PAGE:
The implementation stage of your PR plan will need to outline the various communication methods or channels to the key stakeholders. It is important to identify measurable actions that each stakeholder group or sub-group needs to take to fulfill the selected goals.
For example, if the CEO wants to change the corporate culture, you should discuss first, before developing a communication plan, what observable and measurable behaviors will be different if people respect each other more or have more integrity, etc. Once the behaviors reflecting each desired cultural value are defined, the behaviors can be measured before and after the communication plan is implemented.
Each communication activity should be based on an objective – either a process or a results objective – so that completing all the planned activities means that all the objectives have also been met. This should signify successful achievement of the plan.
The results should be measured against the objectives, which should have been written in quantifiable terms to see how closely the actual result for each objective has matched the intended result. In total, all the component results contained in the plan should add up to successful achievement of the overarching results objectives so that the overall plan is achieved.
The communication techniques (also known as communication processes or tools) used to achieve objectives can be categorized into activities such as:
- issues management
- crisis communication
- stakeholder communication
- employee communication
- change communication
- safety communication
- investor/financial relations
- media relations – corporate and marketing publicity, social media activities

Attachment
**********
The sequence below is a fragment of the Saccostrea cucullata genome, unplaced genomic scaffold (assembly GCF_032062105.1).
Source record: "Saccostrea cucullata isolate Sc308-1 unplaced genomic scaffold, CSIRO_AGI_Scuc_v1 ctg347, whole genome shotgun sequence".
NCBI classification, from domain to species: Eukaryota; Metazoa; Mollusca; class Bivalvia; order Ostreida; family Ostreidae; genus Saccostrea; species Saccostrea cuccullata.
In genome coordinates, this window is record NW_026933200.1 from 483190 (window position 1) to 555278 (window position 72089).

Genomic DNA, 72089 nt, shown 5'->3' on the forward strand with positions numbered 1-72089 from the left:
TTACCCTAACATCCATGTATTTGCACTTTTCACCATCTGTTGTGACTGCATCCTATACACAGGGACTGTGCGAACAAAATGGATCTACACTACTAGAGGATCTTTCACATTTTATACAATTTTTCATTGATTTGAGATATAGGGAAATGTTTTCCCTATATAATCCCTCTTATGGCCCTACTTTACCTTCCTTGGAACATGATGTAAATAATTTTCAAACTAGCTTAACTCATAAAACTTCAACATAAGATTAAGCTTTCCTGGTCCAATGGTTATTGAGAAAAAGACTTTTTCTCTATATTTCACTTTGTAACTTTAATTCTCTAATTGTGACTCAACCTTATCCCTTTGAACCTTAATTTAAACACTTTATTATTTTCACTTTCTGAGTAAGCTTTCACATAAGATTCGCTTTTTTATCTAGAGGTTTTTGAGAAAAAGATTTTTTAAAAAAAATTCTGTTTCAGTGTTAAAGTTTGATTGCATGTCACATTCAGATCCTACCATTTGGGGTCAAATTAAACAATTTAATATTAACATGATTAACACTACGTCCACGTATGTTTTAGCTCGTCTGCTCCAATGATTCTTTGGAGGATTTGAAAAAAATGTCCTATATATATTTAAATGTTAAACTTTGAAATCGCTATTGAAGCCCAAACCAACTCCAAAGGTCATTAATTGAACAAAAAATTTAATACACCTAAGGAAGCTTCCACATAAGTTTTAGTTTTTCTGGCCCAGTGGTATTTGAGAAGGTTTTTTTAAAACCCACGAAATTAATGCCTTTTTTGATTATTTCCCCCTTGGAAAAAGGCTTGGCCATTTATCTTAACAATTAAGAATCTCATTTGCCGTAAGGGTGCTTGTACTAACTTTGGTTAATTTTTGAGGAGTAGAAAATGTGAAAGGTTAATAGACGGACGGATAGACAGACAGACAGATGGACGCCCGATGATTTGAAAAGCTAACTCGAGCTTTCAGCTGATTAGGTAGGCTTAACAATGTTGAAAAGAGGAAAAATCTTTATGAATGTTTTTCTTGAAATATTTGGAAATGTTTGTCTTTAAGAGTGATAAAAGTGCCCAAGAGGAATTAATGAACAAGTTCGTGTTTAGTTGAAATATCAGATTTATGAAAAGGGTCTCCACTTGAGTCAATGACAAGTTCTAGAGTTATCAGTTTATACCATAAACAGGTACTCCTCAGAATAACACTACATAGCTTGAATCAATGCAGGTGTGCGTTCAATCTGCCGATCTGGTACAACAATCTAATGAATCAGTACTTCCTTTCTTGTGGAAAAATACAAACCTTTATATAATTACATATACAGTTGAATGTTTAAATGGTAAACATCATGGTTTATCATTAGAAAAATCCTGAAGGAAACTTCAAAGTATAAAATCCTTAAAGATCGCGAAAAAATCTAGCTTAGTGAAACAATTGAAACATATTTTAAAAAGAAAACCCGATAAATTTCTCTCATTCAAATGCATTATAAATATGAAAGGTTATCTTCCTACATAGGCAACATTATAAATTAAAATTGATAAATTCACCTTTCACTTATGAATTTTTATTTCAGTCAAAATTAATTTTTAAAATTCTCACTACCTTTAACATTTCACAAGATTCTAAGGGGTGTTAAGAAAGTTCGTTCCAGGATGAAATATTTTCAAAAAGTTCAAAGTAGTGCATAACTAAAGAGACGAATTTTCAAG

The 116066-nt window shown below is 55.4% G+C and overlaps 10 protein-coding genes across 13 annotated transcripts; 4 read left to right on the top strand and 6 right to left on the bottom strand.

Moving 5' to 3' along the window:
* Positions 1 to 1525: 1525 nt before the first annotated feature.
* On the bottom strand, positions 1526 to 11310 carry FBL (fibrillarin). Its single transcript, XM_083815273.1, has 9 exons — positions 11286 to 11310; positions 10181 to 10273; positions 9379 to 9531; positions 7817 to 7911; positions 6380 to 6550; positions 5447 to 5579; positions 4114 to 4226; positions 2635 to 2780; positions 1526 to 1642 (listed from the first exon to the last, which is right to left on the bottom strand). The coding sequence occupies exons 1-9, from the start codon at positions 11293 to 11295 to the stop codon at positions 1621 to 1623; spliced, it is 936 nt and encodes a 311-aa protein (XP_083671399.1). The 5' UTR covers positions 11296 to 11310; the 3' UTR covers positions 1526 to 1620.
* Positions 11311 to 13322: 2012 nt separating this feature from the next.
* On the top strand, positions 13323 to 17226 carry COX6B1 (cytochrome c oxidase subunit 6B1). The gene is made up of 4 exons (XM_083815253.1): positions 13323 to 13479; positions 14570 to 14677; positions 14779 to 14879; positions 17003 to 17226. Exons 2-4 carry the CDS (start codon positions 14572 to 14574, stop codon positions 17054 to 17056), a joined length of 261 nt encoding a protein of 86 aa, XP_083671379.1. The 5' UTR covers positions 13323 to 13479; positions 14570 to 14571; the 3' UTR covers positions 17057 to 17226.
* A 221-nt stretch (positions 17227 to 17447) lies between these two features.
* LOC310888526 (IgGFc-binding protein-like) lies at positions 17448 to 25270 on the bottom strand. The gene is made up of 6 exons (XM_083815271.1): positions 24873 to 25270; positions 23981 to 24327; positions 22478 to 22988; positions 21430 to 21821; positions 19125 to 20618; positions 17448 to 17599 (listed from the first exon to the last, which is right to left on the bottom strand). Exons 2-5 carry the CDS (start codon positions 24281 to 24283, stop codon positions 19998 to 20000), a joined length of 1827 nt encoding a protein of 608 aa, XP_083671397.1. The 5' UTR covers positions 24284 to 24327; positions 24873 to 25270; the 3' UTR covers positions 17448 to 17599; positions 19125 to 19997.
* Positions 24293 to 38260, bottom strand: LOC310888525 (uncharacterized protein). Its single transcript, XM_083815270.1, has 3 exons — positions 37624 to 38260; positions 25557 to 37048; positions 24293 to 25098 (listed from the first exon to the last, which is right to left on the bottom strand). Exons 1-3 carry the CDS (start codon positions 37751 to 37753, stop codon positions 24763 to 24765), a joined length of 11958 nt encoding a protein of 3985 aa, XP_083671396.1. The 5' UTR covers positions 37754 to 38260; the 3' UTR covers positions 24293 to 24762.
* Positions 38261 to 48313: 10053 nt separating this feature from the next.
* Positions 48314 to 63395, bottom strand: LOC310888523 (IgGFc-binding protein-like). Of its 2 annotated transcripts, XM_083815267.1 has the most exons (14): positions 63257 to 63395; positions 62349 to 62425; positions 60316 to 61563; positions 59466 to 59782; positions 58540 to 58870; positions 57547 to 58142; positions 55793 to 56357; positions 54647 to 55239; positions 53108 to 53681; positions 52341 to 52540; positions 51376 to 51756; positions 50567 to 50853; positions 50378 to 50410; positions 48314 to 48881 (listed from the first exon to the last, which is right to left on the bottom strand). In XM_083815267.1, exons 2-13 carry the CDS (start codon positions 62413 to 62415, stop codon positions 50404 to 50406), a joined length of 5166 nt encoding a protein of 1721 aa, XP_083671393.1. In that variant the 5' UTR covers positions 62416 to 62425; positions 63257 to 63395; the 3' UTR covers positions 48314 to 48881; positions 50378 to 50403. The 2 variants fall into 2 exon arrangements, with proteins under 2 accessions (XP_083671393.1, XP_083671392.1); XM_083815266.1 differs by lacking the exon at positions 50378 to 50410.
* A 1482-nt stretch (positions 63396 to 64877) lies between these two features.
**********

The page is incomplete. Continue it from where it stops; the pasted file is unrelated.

- community relations
- risk communication
- event management
- marketing communication
- sponsorship activities.
The individual channels may be widely varied. In this era of electronic communication there are many more channels available to communicators than in the past, and research has shown that a combination of channels generally provides the most effective result. However, too often the communication method used is employed for its convenience to the sender rather than its effectiveness in changing the behavior of the stakeholders receiving the message.
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Kim J. Harrison has authored, edited, coordinated, produced and published the material in the articles and ebooks on this website. He brings his experience in professional communication and business management to provide helpful insights to readers around the world. As he has progressed through his wide-ranging career, his roles have included corporate affairs management; PR consulting; authoring many articles, books and ebooks; running a university PR course; and business management. Kim has received several international media relations awards and a website award. He has been quoted in The New York Times and various other news media, and has held elected positions with his State and National PR Institutes.